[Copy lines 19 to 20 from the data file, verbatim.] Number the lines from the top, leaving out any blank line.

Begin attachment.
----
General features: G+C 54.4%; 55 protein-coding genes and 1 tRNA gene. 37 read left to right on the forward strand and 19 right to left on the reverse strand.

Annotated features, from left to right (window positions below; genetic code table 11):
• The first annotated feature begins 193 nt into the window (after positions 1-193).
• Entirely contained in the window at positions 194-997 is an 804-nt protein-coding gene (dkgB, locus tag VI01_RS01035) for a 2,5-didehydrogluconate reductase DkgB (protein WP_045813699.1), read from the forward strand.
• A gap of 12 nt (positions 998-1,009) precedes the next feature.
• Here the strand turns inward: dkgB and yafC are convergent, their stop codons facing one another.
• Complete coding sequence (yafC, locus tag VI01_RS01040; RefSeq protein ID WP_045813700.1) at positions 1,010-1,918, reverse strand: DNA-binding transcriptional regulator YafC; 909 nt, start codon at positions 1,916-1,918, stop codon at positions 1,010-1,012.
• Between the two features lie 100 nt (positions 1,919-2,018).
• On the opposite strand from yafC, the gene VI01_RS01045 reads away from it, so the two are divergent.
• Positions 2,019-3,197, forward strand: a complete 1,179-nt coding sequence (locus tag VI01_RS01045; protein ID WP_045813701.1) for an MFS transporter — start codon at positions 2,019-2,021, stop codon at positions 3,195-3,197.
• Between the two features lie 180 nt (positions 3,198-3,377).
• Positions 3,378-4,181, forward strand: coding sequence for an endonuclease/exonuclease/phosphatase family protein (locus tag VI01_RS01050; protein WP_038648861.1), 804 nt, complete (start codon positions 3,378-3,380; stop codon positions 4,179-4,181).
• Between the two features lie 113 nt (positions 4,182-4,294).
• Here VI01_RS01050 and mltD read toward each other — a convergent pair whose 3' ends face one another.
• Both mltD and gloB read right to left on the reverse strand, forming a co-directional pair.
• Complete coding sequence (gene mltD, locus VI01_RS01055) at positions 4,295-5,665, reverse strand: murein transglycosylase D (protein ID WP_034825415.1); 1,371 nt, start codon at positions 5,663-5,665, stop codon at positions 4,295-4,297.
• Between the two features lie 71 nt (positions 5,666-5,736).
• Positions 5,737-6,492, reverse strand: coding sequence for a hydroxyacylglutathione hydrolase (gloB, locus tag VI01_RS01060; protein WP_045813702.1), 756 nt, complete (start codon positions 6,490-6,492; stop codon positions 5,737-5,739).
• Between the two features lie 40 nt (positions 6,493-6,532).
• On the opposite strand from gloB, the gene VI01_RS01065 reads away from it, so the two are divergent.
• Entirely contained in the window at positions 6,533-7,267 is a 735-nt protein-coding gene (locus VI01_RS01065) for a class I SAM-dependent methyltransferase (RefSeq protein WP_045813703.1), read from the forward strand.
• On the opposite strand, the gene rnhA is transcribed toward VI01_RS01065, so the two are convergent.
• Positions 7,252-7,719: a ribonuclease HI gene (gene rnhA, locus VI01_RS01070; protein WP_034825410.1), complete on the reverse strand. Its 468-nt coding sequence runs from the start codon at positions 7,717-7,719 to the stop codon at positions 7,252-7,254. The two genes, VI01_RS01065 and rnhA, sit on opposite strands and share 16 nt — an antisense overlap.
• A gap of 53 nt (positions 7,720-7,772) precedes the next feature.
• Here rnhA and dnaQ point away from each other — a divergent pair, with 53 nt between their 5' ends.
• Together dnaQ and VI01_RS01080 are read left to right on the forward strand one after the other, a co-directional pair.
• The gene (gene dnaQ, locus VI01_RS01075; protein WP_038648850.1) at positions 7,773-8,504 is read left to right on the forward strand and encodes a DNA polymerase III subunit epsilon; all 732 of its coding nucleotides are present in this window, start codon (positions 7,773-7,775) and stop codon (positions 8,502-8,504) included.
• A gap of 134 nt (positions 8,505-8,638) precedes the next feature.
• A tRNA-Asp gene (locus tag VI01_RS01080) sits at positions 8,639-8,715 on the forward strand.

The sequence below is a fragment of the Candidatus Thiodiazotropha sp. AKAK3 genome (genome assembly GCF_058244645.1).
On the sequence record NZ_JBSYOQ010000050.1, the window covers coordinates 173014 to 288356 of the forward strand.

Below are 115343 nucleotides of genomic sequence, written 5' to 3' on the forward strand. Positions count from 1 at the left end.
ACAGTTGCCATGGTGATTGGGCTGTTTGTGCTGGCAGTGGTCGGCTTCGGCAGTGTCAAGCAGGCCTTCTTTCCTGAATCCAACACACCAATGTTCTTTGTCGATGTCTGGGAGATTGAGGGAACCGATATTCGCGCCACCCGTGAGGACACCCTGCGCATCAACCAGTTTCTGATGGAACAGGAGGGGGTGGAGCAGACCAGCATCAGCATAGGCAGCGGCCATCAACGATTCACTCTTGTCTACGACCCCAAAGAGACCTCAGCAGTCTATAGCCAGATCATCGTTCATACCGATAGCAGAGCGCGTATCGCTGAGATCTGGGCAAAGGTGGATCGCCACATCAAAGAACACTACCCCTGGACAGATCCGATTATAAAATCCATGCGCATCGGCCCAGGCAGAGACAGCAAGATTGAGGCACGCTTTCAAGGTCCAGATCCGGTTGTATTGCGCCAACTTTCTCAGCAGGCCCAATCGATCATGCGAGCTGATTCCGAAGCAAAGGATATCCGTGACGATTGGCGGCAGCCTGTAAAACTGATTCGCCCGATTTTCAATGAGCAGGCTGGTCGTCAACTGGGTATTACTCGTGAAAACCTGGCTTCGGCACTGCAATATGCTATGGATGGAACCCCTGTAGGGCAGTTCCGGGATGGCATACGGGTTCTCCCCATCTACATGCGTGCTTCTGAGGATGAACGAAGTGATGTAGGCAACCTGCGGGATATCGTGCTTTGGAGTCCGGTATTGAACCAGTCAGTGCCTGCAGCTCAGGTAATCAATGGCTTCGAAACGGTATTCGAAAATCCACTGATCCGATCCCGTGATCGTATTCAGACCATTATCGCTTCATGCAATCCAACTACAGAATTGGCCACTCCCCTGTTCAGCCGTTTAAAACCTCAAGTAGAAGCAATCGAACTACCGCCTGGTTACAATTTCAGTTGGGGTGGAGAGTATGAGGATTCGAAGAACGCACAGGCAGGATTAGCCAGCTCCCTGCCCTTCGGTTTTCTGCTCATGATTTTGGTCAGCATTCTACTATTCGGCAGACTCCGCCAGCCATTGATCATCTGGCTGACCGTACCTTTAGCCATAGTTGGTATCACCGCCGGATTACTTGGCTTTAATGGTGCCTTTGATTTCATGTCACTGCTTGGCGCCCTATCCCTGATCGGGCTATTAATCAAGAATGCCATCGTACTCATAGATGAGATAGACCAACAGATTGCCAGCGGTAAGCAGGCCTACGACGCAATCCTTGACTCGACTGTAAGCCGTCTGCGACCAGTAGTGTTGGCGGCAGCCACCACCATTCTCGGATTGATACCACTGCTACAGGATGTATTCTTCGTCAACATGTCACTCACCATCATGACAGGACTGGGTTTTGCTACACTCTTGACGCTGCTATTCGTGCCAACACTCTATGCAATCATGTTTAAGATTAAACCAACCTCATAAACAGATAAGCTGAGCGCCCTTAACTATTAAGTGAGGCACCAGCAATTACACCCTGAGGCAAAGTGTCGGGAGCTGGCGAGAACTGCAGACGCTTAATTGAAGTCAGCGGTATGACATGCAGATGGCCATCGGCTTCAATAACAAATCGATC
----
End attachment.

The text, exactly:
• Between the two features lie 40 nt (positions 6,493-6,532).
• On the opposite strand from gloB, the gene VI01_RS01065 reads away from it, so the two are divergent.